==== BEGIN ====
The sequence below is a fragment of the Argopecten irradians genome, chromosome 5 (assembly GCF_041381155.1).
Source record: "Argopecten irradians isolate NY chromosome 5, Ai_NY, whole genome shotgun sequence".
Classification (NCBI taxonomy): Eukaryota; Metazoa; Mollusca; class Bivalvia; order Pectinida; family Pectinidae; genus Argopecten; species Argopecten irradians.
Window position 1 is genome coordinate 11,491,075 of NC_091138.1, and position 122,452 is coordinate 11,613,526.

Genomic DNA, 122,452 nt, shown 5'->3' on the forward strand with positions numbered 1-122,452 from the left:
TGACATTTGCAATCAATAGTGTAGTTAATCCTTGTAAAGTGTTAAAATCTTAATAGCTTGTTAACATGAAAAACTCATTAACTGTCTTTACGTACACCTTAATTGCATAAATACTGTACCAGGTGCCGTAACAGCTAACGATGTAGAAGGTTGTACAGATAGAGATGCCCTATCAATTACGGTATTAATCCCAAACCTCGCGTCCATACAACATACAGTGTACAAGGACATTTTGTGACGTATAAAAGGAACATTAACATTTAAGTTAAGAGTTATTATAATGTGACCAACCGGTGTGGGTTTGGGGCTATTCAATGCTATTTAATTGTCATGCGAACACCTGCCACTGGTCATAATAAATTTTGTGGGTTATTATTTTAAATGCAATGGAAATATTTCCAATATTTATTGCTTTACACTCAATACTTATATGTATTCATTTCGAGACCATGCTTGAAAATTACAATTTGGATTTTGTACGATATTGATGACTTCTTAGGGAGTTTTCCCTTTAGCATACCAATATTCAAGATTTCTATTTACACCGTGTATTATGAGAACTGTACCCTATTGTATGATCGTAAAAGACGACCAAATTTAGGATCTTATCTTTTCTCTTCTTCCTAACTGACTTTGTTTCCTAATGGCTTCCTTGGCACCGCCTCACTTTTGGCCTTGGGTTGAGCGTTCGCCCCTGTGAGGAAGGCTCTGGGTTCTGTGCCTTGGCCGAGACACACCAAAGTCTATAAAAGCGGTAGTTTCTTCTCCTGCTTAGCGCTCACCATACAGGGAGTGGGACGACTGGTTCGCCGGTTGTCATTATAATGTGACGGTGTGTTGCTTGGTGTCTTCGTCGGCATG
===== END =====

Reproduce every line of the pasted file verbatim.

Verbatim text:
The sequence below is a fragment of the Argopecten irradians genome, chromosome 5 (assembly GCF_041381155.1).
Source record: "Argopecten irradians isolate NY chromosome 5, Ai_NY, whole genome shotgun sequence".
Classification (NCBI taxonomy): Eukaryota; Metazoa; Mollusca; class Bivalvia; order Pectinida; family Pectinidae; genus Argopecten; species Argopecten irradians.
Window position 1 is genome coordinate 11,491,075 of NC_091138.1, and position 122,452 is coordinate 11,613,526.

Genomic DNA, 122,452 nt, shown 5'->3' on the forward strand with positions numbered 1-122,452 from the left:
TGACATTTGCAATCAATAGTGTAGTTAATCCTTGTAAAGTGTTAAAATCTTAATAGCTTGTTAACATGAAAAACTCATTAACTGTCTTTACGTACACCTTAATTGCATAAATACTGTACCAGGTGCCGTAACAGCTAACGATGTAGAAGGTTGTACAGATAGAGATGCCCTATCAATTACGGTATTAATCCCAAACCTCGCGTCCATACAACATACAGTGTACAAGGACATTTTGTGACGTATAAAAGGAACATTAACATTTAAGTTAAGAGTTATTATAATGTGACCAACCGGTGTGGGTTTGGGGCTATTCAATGCTATTTAATTGTCATGCGAACACCTGCCACTGGTCATAATAAATTTTGTGGGTTATTATTTTAAATGCAATGGAAATATTTCCAATATTTATTGCTTTACACTCAATACTTATATGTATTCATTTCGAGACCATGCTTGAAAATTACAATTTGGATTTTGTACGATATTGATGACTTCTTAGGGAGTTTTCCCTTTAGCATACCAATATTCAAGATTTCTATTTACACCGTGTATTATGAGAACTGTACCCTATTGTATGATCGTAAAAGACGACCAAATTTAGGATCTTATCTTTTCTCTTCTTCCTAACTGACTTTGTTTCCTAATGGCTTCCTTGGCACCGCCTCACTTTTGGCCTTGGGTTGAGCGTTCGCCCCTGTGAGGAAGGCTCTGGGTTCTGTGCCTTGGCCGAGACACACCAAAGTCTATAAAAGCGGTAGTTTCTTCTCCTGCTTAGCGCTCACCATACAGGGAGTGGGACGACTGGTTCGCCGGTTGTCATTATAATGTGACGGTGTGTTGCTTGGTGTCTTCGTCGGCATG